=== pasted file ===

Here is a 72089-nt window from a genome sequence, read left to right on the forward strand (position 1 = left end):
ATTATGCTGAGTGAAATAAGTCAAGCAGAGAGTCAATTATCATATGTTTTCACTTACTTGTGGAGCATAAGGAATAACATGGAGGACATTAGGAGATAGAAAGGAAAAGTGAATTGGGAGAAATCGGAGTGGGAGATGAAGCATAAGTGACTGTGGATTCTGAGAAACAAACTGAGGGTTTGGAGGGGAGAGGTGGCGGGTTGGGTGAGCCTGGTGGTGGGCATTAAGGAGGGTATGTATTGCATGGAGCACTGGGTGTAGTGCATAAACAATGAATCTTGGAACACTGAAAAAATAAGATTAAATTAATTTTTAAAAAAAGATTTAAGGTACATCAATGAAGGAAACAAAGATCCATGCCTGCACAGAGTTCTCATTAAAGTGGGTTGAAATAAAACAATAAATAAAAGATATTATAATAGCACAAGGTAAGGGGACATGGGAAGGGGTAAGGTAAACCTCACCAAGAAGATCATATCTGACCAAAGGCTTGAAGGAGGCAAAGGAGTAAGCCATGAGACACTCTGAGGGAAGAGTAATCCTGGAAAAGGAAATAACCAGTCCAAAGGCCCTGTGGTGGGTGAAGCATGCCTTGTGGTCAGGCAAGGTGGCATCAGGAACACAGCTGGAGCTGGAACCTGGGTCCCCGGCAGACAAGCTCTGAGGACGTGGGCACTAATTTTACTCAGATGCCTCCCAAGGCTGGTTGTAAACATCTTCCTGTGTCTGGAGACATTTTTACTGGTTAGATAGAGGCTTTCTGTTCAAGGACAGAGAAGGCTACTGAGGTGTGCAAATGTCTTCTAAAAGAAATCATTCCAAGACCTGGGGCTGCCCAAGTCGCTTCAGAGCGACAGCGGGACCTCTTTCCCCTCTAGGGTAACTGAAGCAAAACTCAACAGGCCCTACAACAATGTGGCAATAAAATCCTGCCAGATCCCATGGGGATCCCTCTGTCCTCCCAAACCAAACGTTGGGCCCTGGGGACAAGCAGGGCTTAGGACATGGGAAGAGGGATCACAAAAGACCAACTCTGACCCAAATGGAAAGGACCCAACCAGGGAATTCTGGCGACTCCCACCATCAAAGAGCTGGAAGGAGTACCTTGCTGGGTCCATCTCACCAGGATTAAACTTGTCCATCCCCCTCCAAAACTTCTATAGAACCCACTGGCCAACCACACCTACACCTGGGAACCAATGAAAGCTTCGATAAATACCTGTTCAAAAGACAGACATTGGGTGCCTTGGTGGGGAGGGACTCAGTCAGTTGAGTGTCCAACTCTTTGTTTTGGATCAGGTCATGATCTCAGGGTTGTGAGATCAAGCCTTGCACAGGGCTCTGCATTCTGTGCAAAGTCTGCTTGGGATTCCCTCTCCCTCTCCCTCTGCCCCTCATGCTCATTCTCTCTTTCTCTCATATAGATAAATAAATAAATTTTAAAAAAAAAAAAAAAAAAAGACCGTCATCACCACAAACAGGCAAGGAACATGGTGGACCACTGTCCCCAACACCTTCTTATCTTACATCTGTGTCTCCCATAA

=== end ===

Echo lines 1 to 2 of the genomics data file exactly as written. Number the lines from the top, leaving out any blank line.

Here is a 72089-nt window from a genome sequence, read left to right on the forward strand (position 1 = left end):
ATTATGCTGAGTGAAATAAGTCAAGCAGAGAGTCAATTATCATATGTTTTCACTTACTTGTGGAGCATAAGGAATAACATGGAGGACATTAGGAGATAGAAAGGAAAAGTGAATTGGGAGAAATCGGAGTGGGAGATGAAGCATAAGTGACTGTGGATTCTGAGAAACAAACTGAGGGTTTGGAGGGGAGAGGTGGCGGGTTGGGTGAGCCTGGTGGTGGGCATTAAGGAGGGTATGTATTGCATGGAGCACTGGGTGTAGTGCATAAACAATGAATCTTGGAACACTGAAAAAATAAGATTAAATTAATTTTTAAAAAAAGATTTAAGGTACATCAATGAAGGAAACAAAGATCCATGCCTGCACAGAGTTCTCATTAAAGTGGGTTGAAATAAAACAATAAATAAAAGATATTATAATAGCACAAGGTAAGGGGACATGGGAAGGGGTAAGGTAAACCTCACCAAGAAGATCATATCTGACCAAAGGCTTGAAGGAGGCAAAGGAGTAAGCCATGAGACACTCTGAGGGAAGAGTAATCCTGGAAAAGGAAATAACCAGTCCAAAGGCCCTGTGGTGGGTGAAGCATGCCTTGTGGTCAGGCAAGGTGGCATCAGGAACACAGCTGGAGCTGGAACCTGGGTCCCCGGCAGACAAGCTCTGAGGACGTGGGCACTAATTTTACTCAGATGCCTCCCAAGGCTGGTTGTAAACATCTTCCTGTGTCTGGAGACATTTTTACTGGTTAGATAGAGGCTTTCTGTTCAAGGACAGAGAAGGCTACTGAGGTGTGCAAATGTCTTCTAAAAGAAATCATTCCAAGACCTGGGGCTGCCCAAGTCGCTTCAGAGCGACAGCGGGACCTCTTTCCCCTCTAGGGTAACTGAAGCAAAACTCAACAGGCCCTACAACAATGTGGCAATAAAATCCTGCCAGATCCCATGGGGATCCCTCTGTCCTCCCAAACCAAACGTTGGGCCCTGGGGACAAGCAGGGCTTAGGACATGGGAAGAGGGATCACAAAAGACCAACTCTGACCCAAATGGAAAGGACCCAACCAGGGAATTCTGGCGACTCCCACCATCAAAGAGCTGGAAGGAGTACCTTGCTGGGTCCATCTCACCAGGATTAAACTTGTCCATCCCCCTCCAAAACTTCTATAGAACCCACTGGCCAACCACACCTACACCTGGGAACCAATGAAAGCTTCGATAAATACCTGTTCAAAAGACAGACATTGGGTGCCTTGGTGGGGAGGGACTCAGTCAGTTGAGTGTCCAACTCTTTGTTTTGGATCAGGTCATGATCTCAGGGTTGTGAGATCAAGCCTTGCACAGGGCTCTGCATTCTGTGCAAAGTCTGCTTGGGATTCCCTCTCCCTCTCCCTCTGCCCCTCATGCTCATTCTCTCTTTCTCTCATATAGATAAATAAATAAATTTTAAAAAAAAAAAAAAAAAAAGACCGTCATCACCACAAACAGGCAAGGAACATGGTGGACCACTGTCCCCAACACCTTCTTATCTTACATCTGTGTCTCCCATAA